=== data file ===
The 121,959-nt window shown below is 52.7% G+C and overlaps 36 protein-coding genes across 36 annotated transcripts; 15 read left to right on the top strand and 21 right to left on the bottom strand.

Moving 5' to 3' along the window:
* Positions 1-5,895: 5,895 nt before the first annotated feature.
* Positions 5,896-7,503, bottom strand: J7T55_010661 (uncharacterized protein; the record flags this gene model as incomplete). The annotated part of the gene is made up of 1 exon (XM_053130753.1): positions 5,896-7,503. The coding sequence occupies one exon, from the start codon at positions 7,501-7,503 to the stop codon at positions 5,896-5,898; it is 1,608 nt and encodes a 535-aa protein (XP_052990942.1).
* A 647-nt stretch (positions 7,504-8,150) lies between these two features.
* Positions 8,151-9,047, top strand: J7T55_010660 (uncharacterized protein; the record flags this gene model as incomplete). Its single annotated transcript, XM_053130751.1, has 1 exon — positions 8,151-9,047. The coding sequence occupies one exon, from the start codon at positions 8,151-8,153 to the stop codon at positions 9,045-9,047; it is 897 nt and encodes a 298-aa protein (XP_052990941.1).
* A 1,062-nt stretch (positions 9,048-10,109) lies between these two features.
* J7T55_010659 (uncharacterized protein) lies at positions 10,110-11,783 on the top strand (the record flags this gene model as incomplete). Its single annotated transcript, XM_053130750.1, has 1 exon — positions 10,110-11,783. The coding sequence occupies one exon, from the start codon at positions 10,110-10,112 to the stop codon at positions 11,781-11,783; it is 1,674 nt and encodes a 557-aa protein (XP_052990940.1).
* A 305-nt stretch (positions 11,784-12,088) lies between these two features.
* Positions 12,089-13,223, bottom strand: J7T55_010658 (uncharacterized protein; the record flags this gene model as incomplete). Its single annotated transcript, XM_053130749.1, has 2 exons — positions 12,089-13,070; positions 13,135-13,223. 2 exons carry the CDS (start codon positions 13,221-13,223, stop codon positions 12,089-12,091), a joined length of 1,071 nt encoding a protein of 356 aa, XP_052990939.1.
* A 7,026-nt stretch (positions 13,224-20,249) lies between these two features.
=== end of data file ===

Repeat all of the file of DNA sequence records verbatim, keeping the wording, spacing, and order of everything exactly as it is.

The 121,959-nt window shown below is 52.7% G+C and overlaps 36 protein-coding genes across 36 annotated transcripts; 15 read left to right on the top strand and 21 right to left on the bottom strand.

Moving 5' to 3' along the window:
* Positions 1-5,895: 5,895 nt before the first annotated feature.
* Positions 5,896-7,503, bottom strand: J7T55_010661 (uncharacterized protein; the record flags this gene model as incomplete). The annotated part of the gene is made up of 1 exon (XM_053130753.1): positions 5,896-7,503. The coding sequence occupies one exon, from the start codon at positions 7,501-7,503 to the stop codon at positions 5,896-5,898; it is 1,608 nt and encodes a 535-aa protein (XP_052990942.1).
* A 647-nt stretch (positions 7,504-8,150) lies between these two features.
* Positions 8,151-9,047, top strand: J7T55_010660 (uncharacterized protein; the record flags this gene model as incomplete). Its single annotated transcript, XM_053130751.1, has 1 exon — positions 8,151-9,047. The coding sequence occupies one exon, from the start codon at positions 8,151-8,153 to the stop codon at positions 9,045-9,047; it is 897 nt and encodes a 298-aa protein (XP_052990941.1).
* A 1,062-nt stretch (positions 9,048-10,109) lies between these two features.
* J7T55_010659 (uncharacterized protein) lies at positions 10,110-11,783 on the top strand (the record flags this gene model as incomplete). Its single annotated transcript, XM_053130750.1, has 1 exon — positions 10,110-11,783. The coding sequence occupies one exon, from the start codon at positions 10,110-10,112 to the stop codon at positions 11,781-11,783; it is 1,674 nt and encodes a 557-aa protein (XP_052990940.1).
* A 305-nt stretch (positions 11,784-12,088) lies between these two features.
* Positions 12,089-13,223, bottom strand: J7T55_010658 (uncharacterized protein; the record flags this gene model as incomplete). Its single annotated transcript, XM_053130749.1, has 2 exons — positions 12,089-13,070; positions 13,135-13,223. 2 exons carry the CDS (start codon positions 13,221-13,223, stop codon positions 12,089-12,091), a joined length of 1,071 nt encoding a protein of 356 aa, XP_052990939.1.
* A 7,026-nt stretch (positions 13,224-20,249) lies between these two features.